And I don't think they know the despicable tactics of the RIAA lawyers as well as I do. I know they are vultures trying to take advantage of the fact that Mr. Howell doesn't have a lawyer, and hoping they can trick the judge into putting some language into a decision that they can use to support their view that ripping cd's into mp3's is copyright infringement.

Also it's fascinating that although certain web sites have pointed out the "error" in my interpretation, the RIAA -- which actually spoke to Mr. Fisher for the Post article -- did not.

Why did Mr. Lamy not use that opportunity to "clarify" his position and explain that it was only the "sharing" the RIAA is concerned with?

James said...

They're forgetting something. The files have to be in the shared folder and the file sharing program has to be loaded up and running and configured to be sharing the files in the shared folder with anyone online. I think Kazaa is (was?) set up to do that by default, but sharing can be disabled. The presence of music in a shared folder does not necessarily mean it is available all the time, not even if a computer is connected to the internet or even if a file sharing application resides on the hard drive (but is not running).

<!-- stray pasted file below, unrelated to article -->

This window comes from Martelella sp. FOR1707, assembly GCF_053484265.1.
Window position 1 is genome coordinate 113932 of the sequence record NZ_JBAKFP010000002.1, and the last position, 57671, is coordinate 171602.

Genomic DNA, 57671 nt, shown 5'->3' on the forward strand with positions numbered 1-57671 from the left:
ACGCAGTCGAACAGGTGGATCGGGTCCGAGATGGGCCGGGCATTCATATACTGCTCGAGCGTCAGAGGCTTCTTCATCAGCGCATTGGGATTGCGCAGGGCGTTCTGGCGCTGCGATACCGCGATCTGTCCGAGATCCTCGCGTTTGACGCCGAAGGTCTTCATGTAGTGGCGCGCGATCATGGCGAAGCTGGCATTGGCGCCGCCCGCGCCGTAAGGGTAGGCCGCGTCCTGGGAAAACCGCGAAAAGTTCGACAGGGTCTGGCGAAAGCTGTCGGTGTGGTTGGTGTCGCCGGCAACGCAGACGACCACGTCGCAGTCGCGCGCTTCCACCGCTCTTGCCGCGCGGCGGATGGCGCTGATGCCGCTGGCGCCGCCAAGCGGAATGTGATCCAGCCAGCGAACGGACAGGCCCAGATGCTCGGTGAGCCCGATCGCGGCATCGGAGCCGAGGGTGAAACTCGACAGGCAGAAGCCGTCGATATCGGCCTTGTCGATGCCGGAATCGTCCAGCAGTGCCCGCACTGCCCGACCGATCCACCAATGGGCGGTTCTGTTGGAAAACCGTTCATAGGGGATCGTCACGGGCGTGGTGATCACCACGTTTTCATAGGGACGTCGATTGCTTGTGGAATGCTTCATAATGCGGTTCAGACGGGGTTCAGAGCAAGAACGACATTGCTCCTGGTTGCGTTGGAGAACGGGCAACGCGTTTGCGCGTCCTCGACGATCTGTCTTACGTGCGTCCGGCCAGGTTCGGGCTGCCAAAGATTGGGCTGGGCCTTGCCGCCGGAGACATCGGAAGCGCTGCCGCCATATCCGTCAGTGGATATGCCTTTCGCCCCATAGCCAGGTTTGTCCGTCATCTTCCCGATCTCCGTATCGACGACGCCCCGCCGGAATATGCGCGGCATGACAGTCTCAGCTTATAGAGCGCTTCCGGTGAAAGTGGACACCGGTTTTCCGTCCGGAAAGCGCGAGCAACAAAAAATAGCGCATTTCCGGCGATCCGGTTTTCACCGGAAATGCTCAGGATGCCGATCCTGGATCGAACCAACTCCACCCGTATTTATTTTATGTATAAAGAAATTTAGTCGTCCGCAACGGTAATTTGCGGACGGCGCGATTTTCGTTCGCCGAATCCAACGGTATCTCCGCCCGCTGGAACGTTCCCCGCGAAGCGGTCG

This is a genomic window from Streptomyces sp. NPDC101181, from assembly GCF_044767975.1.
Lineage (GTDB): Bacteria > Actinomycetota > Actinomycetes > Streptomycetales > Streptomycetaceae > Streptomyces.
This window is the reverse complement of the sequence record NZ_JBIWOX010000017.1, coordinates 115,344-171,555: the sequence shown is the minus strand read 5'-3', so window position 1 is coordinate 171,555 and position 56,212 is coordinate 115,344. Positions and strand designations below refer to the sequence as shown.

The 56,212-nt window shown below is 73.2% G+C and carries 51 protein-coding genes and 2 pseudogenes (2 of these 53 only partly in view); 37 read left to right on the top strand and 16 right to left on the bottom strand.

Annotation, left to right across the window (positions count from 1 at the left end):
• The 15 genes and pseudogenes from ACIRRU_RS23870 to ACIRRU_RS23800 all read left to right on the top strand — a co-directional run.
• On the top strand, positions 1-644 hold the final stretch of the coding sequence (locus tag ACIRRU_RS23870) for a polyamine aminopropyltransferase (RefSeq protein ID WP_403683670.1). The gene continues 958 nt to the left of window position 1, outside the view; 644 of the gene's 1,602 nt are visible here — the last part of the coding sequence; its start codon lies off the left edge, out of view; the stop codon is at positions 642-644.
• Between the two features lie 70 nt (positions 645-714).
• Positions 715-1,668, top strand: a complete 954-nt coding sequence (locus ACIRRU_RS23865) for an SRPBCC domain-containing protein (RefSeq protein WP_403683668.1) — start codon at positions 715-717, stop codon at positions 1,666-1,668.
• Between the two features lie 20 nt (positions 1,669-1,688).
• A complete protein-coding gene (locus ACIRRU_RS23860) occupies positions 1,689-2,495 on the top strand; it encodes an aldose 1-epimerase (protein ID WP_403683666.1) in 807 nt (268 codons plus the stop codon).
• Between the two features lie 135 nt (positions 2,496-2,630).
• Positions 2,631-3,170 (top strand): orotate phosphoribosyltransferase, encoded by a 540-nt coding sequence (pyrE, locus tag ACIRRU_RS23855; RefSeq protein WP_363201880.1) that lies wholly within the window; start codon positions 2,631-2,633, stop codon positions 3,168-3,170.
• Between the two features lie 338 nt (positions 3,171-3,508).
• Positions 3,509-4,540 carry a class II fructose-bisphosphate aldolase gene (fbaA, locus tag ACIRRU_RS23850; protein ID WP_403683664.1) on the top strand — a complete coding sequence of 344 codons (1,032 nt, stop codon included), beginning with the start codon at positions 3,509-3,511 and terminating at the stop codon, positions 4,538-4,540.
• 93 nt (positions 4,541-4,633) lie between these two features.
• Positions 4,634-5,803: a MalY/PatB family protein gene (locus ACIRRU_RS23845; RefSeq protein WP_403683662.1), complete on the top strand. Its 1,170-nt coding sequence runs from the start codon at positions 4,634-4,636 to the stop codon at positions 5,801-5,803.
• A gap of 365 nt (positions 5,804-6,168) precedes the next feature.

Timothy Durnan said...

OK, maybe I missed some big change to audio recording copyright in the past several years, but I was under the impression that ripping from a CD to an MP3 (or the equivalent) on a computer's hard drive constituted "Fair Use." Wasn't there a ruling about that several years ago, in the case with the RIAA suing the makers of the Rio MP3 player? I can't recall enough specifics to actually find any information about it online, but I'm pretty sure that it was ruled that the computer's hard drive (and by extension, the MP3 player) didn't fall under the AHRA, and furthermore it was equivalent to "time-shifting" as defined in Sony v. Universal (the case regarding home VCRs).

Can someone fill in the missing pieces in my beliefs? Or am I barking up the completely wrong tree?